July 28

First guiding principle:  Powerlessness

       The thought of ‘getting what you really want’ has a nice ring to it, doesn’t it?  Makes you feel empowered, right?  And isn’t that what you want – to feel empowered? 

       I spent many years feeling insecure.  Do you know what it’s like to feel this way?  Do you wake up in the morning excited about the new day?  Can you hardly wait to get out of bed and get started?  Or do you wake up dreading what’s in store for you?  When you hate waking up, that’s insecurity.  When you can’t face the day because you don’t think there’s anything to look forward to – that’s insecurity. 

       If your palms sweat and your breathing is shallow because you have to attend a social gathering and meet new people – that’s insecurity.  Avoiding questions about yourself or your life for fear of being judged – that’s insecurity.

       What I’m really referring to is shame.  Feeling worthless.  Feeling unworthy.  Unable to look other people in the eye and know that you are their equal.  Insecurity is a vague sense that you’re a little better than pond scum – at most, just a maggot on the dung hill of life.

       In order to survive this feeling of inferiority, I chose to ‘use’ things, people and places in order to alter my mood.  These attachments and addictions gave me a sense of relief from my shame and my insecurity for a short while only.  And then I would have to ‘use’ again.  And again, and again.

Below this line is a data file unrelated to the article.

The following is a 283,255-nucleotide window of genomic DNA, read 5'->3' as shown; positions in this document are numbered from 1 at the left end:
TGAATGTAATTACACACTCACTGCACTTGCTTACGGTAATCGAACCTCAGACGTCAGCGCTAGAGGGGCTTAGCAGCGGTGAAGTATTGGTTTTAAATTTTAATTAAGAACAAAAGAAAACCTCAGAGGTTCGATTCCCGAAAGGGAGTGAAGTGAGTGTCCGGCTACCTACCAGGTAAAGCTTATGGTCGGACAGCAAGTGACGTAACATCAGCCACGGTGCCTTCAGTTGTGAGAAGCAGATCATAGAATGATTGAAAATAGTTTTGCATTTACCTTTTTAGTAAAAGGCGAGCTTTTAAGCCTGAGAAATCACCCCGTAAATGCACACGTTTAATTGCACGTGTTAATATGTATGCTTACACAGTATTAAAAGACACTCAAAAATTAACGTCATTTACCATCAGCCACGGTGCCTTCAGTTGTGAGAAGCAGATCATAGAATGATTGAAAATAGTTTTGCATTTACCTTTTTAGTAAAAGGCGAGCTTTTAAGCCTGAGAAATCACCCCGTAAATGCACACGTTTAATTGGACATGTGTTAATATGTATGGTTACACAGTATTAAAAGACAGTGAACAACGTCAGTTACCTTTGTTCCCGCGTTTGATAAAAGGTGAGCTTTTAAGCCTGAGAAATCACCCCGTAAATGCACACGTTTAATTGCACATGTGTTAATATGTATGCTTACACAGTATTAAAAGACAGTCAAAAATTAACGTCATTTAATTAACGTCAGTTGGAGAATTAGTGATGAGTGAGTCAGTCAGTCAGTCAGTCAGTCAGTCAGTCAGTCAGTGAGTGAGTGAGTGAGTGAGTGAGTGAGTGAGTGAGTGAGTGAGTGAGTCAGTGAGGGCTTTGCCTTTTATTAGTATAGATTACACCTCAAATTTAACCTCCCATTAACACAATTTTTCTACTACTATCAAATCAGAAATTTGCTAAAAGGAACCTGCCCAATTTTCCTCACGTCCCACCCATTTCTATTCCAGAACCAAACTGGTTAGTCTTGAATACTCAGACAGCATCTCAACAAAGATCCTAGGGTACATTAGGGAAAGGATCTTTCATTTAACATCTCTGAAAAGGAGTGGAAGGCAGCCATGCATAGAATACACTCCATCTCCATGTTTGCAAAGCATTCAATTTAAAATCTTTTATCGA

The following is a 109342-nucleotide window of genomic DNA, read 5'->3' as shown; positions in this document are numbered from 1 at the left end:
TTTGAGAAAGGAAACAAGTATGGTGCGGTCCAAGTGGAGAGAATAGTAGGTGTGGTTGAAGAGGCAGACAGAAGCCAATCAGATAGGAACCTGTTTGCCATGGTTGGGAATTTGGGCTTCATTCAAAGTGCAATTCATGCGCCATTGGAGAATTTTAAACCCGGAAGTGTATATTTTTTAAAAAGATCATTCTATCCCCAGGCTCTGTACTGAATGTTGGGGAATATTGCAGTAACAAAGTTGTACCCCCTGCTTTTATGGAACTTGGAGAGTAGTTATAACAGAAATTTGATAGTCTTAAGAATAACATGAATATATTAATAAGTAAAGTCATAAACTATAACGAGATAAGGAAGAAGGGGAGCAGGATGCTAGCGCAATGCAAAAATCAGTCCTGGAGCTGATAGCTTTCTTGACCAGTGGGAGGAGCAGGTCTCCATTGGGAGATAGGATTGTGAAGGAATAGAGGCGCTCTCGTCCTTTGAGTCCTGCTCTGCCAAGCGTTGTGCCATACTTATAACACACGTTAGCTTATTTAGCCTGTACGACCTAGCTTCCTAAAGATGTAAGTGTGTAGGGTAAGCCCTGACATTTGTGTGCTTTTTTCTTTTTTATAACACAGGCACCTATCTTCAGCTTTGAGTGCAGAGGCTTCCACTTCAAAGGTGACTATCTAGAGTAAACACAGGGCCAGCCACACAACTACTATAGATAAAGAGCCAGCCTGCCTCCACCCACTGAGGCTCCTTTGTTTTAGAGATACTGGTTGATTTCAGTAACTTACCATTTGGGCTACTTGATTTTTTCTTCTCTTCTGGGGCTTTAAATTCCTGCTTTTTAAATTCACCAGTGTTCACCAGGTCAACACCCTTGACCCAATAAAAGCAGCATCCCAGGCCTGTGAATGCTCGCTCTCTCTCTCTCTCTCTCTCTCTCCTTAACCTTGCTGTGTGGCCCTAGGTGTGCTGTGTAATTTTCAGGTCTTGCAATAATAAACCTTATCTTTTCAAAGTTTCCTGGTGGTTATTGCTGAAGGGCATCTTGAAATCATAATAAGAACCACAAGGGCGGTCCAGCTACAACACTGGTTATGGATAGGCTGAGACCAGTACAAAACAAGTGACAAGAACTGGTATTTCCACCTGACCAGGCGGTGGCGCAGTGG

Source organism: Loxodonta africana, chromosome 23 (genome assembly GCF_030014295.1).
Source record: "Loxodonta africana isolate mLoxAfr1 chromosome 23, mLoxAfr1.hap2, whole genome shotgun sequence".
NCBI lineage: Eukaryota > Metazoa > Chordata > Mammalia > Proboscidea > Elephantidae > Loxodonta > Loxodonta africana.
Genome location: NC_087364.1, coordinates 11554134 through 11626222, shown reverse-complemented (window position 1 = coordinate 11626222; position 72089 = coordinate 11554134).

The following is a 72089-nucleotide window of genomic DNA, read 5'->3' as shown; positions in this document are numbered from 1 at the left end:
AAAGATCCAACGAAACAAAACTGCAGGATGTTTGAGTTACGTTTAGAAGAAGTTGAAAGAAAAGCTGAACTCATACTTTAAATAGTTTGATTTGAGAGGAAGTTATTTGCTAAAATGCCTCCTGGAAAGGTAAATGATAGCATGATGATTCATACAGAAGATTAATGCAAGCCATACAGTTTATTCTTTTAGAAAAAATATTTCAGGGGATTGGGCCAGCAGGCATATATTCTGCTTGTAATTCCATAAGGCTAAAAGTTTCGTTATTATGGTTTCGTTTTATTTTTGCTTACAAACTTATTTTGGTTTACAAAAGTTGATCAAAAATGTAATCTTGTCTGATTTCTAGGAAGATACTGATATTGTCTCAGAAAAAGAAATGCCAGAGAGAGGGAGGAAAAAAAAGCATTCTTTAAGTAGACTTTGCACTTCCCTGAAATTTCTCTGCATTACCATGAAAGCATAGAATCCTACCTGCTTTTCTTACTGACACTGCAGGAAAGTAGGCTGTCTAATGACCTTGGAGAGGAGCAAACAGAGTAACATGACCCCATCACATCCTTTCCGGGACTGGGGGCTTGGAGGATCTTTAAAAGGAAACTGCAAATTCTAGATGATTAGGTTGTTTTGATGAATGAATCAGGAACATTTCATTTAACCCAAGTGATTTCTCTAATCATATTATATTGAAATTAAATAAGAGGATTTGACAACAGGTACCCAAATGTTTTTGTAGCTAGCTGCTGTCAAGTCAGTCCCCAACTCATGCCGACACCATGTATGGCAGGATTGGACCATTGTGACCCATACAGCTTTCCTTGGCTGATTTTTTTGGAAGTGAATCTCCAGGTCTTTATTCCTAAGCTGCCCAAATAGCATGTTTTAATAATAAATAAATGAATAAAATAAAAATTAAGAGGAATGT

Before long, I became so addicted that I really had no idea why I kept acting out.  The reason I continued to ‘use’ wasn’t the same reason when I first began.  And the good feelings that I got from ‘using’ started to feel more like panic and chaos.

       As we embark on this journey to find out what we really want, let’s begin by taking an honest look at where we are right now.  This chapter may seem a little counter intuitive because we are going to examine our powerlessness.  This is the first principle of the freedom of desire and also the first step in 12 step recovery:

 “We admitted that we were powerless over (our addiction) and our lives had become unmanageable.”

       Yesterday, I listed a few of my own personal attachments and addictions; but I left one out.  I neglected to include it because it represents the entire list combined; the one that gives motive to my grasp and grip on the things to which I became hopelessly attached.  It was my reason for all of my obsessive and compulsive actions. 

       I’m talking about control.

        ‘Control’ is related to power; and I desperately needed to feel like I was in control of the world around me.  Acting out compulsively gave me a sense of control, and a feeling of empowerment.  But instead of getting what I really wanted, I settled for a substitute.

       Those of us already in recovery took a very long time to get here because admitting defeat is not something we do well.  Even when we’re whipped, beaten, and crushed we still think we can fix ourselves.  The alcoholic must hit bottom first before realizing that the addiction is more powerful than he/she cares to admit.  It’s only out of desperation that the addict walks through the door of a room full of ‘losers’ – people in recovery.

       Powerlessness is hardly a condition for some, and not others.  Don’t think that you are any different from anyone else; this condition of attachment and addiction is universal.  How do I know this?  Because everyone suffers inwardly from trying to fill their God-shaped hole with things that don’t satisfy.  I see it everywhere: Grasping, gripping and holding on to specific things, ideas and places for dear life!  Trying to find the perfect someone to love; finding the perfect job; finding the perfect boss;  finding the perfect life.  And getting frustrated in the process. 

       This may sound like a lot of ‘bad news’ – and it is!  But for every problem there is a solution.  And tomorrow you will find out what that is; so, I will see you tomorrow.